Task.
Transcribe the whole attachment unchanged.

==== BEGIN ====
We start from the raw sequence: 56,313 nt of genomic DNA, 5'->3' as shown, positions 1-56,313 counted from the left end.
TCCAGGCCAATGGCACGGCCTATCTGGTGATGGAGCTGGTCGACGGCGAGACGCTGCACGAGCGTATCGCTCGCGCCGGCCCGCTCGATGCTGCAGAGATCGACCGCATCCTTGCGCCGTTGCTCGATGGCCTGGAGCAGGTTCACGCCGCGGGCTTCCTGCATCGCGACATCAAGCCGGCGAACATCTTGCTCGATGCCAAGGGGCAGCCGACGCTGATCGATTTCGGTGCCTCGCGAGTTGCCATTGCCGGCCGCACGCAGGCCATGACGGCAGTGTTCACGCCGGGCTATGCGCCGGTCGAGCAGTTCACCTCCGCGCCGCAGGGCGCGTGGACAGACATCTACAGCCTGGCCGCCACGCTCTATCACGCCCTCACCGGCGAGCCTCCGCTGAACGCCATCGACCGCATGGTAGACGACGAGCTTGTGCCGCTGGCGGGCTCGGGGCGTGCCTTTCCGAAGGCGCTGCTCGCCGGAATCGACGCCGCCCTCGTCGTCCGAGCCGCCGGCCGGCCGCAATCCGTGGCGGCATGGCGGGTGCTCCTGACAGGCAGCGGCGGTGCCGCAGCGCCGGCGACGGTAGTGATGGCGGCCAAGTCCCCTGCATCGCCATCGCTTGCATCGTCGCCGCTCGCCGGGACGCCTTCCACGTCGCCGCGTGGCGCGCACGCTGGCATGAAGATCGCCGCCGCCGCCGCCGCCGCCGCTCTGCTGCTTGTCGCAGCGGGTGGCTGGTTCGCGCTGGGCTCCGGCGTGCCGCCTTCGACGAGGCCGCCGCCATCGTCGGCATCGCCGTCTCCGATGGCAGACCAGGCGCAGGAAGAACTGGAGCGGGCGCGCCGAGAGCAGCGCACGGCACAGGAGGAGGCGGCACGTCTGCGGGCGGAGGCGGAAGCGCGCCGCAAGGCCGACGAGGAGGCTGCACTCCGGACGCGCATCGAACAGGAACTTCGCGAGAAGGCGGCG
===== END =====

We start from the raw sequence: 56,313 nt of genomic DNA, 5'->3' as shown, positions 1-56,313 counted from the left end.
TCCAGGCCAATGGCACGGCCTATCTGGTGATGGAGCTGGTCGACGGCGAGACGCTGCACGAGCGTATCGCTCGCGCCGGCCCGCTCGATGCTGCAGAGATCGACCGCATCCTTGCGCCGTTGCTCGATGGCCTGGAGCAGGTTCACGCCGCGGGCTTCCTGCATCGCGACATCAAGCCGGCGAACATCTTGCTCGATGCCAAGGGGCAGCCGACGCTGATCGATTTCGGTGCCTCGCGAGTTGCCATTGCCGGCCGCACGCAGGCCATGACGGCAGTGTTCACGCCGGGCTATGCGCCGGTCGAGCAGTTCACCTCCGCGCCGCAGGGCGCGTGGACAGACATCTACAGCCTGGCCGCCACGCTCTATCACGCCCTCACCGGCGAGCCTCCGCTGAACGCCATCGACCGCATGGTAGACGACGAGCTTGTGCCGCTGGCGGGCTCGGGGCGTGCCTTTCCGAAGGCGCTGCTCGCCGGAATCGACGCCGCCCTCGTCGTCCGAGCCGCCGGCCGGCCGCAATCCGTGGCGGCATGGCGGGTGCTCCTGACAGGCAGCGGCGGTGCCGCAGCGCCGGCGACGGTAGTGATGGCGGCCAAGTCCCCTGCATCGCCATCGCTTGCATCGTCGCCGCTCGCCGGGACGCCTTCCACGTCGCCGCGTGGCGCGCACGCTGGCATGAAGATCGCCGCCGCCGCCGCCGCCGCCGCTCTGCTGCTTGTCGCAGCGGGTGGCTGGTTCGCGCTGGGCTCCGGCGTGCCGCCTTCGACGAGGCCGCCGCCATCGTCGGCATCGCCGTCTCCGATGGCAGACCAGGCGCAGGAAGAACTGGAGCGGGCGCGCCGAGAGCAGCGCACGGCACAGGAGGAGGCGGCACGTCTGCGGGCGGAGGCGGAAGCGCGCCGCAAGGCCGACGAGGAGGCTGCACTCCGGACGCGCATCGAACAGGAACTTCGCGAGAAGGCGGCG